Last updated May 15, 2018 at 10:10 am
A meta-analysis confirms that sometimes regular exercise does not bring about a health bonus.
The idea that regular physical exercise is good for health has been accorded a serious caveat following the confirmation of a paradox at its heart.
In a meta-analysis published in the British Journal of Sports Medicine, a team of researchers led by Pieter Coene from the VU University Medical Centre in the Netherlands finds that the benefits of physical exercise are significantly constrained by both context and gender.
When the physical exercise is done in the context of work, the researchers report, and when the workers in question are male, then it is associated with an 18 per cent increase in the risk of death from all causes.
No such association was found between physical work and women. Indeed, there was a slight improvement in mortality rates.
The study was not designed to interrogate the reasons for the gender difference, but doing so has now become a clear research target, and perhaps an urgent one.
The idea that regular physical exercise was good for health first emerged in the 1950s, after a UK study (among others) found that workers in the London public transport system who had physically demanding jobs were associated with a lower risk of mortality compared to their sedentary colleagues.
Fun v. quotidian necessity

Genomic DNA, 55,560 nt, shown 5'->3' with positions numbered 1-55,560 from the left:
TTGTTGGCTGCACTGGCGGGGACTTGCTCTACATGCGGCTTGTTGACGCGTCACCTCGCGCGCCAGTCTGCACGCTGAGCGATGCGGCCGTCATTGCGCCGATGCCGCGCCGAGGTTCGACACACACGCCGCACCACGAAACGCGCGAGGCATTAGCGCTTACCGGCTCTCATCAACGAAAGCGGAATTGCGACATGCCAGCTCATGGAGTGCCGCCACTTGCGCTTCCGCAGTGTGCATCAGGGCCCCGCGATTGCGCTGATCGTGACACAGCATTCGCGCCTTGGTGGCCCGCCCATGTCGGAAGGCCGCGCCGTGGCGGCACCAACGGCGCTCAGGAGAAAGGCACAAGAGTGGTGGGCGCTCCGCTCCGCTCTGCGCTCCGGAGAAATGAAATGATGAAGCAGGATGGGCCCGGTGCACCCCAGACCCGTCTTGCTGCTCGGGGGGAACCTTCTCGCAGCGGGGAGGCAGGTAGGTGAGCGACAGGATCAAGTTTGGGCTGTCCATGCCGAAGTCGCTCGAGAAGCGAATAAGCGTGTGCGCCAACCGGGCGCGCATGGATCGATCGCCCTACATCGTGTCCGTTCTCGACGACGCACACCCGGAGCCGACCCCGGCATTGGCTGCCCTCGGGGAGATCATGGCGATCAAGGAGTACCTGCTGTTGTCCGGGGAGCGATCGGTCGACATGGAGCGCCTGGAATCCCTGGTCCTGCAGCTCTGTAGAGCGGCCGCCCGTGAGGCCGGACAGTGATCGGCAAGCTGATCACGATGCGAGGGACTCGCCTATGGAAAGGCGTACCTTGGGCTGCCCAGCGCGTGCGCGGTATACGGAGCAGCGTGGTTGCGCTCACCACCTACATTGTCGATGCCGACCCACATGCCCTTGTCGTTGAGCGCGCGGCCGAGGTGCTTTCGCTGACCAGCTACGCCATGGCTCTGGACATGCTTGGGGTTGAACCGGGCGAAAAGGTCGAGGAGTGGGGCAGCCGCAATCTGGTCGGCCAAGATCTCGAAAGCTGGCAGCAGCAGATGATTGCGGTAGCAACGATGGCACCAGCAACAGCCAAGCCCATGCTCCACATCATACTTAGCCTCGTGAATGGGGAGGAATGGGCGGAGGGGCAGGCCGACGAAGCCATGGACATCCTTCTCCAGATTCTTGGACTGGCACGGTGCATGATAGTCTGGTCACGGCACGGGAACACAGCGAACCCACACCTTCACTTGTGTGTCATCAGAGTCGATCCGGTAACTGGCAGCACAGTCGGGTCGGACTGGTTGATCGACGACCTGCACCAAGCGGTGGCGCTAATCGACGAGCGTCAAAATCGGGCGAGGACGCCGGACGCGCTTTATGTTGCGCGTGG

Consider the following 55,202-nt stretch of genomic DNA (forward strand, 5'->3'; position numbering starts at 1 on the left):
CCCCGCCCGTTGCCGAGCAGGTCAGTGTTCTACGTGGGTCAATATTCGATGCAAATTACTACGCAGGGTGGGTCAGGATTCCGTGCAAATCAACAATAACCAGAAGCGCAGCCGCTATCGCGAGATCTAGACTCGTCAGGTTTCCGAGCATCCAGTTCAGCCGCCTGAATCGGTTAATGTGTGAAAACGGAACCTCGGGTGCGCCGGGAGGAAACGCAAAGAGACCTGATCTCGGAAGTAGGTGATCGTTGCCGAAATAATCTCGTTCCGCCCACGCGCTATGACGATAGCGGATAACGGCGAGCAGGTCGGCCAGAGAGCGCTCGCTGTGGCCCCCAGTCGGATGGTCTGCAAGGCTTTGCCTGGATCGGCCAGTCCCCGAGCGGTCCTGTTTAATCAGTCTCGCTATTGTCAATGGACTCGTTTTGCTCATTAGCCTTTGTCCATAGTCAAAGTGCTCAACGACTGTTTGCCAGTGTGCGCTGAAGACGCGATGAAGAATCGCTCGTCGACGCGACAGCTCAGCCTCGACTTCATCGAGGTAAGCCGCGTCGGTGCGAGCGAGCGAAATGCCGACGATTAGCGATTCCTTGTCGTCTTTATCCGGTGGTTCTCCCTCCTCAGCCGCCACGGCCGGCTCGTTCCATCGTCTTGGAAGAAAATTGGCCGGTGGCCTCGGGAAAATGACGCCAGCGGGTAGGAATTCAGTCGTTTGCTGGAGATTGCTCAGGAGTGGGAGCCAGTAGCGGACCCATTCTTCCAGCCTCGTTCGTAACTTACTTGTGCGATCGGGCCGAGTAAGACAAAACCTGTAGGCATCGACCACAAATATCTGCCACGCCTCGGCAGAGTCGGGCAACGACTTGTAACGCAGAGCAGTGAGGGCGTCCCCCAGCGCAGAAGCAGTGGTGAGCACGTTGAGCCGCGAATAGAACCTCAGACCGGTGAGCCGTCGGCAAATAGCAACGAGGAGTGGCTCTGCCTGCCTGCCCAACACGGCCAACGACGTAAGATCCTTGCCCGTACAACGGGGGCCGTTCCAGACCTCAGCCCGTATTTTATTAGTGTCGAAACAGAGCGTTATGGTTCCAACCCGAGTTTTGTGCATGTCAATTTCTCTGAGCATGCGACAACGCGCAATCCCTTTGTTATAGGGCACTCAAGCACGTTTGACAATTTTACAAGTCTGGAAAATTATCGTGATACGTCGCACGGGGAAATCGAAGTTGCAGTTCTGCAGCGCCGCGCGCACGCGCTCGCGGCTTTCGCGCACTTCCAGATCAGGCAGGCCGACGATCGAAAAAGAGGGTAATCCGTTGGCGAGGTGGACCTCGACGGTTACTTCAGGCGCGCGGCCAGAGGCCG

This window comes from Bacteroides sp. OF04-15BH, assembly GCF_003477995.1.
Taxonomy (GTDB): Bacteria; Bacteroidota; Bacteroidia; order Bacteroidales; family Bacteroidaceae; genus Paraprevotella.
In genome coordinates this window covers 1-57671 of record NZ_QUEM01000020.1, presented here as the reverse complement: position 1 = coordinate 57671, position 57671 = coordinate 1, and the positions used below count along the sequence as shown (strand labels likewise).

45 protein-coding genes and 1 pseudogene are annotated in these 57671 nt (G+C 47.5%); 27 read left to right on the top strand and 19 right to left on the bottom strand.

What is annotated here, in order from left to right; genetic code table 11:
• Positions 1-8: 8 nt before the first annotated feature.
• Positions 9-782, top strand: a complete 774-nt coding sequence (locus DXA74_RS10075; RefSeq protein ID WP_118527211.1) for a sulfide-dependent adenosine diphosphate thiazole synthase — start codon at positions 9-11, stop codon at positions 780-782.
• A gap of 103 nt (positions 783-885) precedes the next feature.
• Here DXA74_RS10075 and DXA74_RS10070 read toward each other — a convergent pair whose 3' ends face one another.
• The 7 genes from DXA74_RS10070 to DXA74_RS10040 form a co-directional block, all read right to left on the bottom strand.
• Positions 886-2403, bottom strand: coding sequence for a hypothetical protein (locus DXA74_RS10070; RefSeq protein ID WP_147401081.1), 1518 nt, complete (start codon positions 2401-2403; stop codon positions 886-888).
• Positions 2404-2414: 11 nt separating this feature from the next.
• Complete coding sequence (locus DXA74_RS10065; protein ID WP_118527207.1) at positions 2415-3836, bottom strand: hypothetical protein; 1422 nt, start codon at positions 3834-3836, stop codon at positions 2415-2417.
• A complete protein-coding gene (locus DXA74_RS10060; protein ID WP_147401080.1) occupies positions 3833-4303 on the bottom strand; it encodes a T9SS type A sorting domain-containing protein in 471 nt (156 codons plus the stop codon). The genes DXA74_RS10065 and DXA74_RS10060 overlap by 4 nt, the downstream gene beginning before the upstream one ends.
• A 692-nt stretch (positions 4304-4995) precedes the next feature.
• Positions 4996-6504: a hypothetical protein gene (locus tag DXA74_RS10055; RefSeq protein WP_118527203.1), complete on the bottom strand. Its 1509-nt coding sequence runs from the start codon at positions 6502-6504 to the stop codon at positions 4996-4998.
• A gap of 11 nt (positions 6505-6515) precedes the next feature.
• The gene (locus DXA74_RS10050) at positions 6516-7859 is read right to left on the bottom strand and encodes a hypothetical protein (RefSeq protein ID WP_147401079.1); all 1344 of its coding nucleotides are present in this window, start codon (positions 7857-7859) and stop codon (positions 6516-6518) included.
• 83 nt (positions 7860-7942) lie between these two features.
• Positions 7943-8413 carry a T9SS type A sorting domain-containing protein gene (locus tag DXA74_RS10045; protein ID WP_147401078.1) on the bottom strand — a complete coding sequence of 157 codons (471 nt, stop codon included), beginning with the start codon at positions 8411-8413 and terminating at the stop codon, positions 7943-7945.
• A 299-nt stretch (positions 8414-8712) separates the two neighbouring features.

Further studies confirmed the link between physical activities but tended to focus on exercise undertaken as leisure rather than work. Importantly, say Coene and colleagues, current guidelines recommending a minimum of 30 minutes of moderate intensity physical exercise do not distinguish between fun and quotidian necessity.
Using data from 17 studies, involving 193,696 participants, the researchers discovered that something has changed since the days when London transport workers drew a longevity benefit from their labours.
High-level workaday physical activity in men was associated with significantly higher mortality risk compared to those whose workload demanded little exertion. The distinction remained even after the researchers accounted for the health effects – positive and negative – of leisure-time activities.
What the researchers term the “health paradox” of occupational activity was first suggested in 2012, with a few subsequent case studies lending support to the idea.
However, the latest research, compiling data originally collected between 1960 and 2010, is the first confirm its existence statistically.
Coene and his team conclude that the results mean that henceforth “physical activity guidelines should differentiate between occupational and leisure time physical activity.”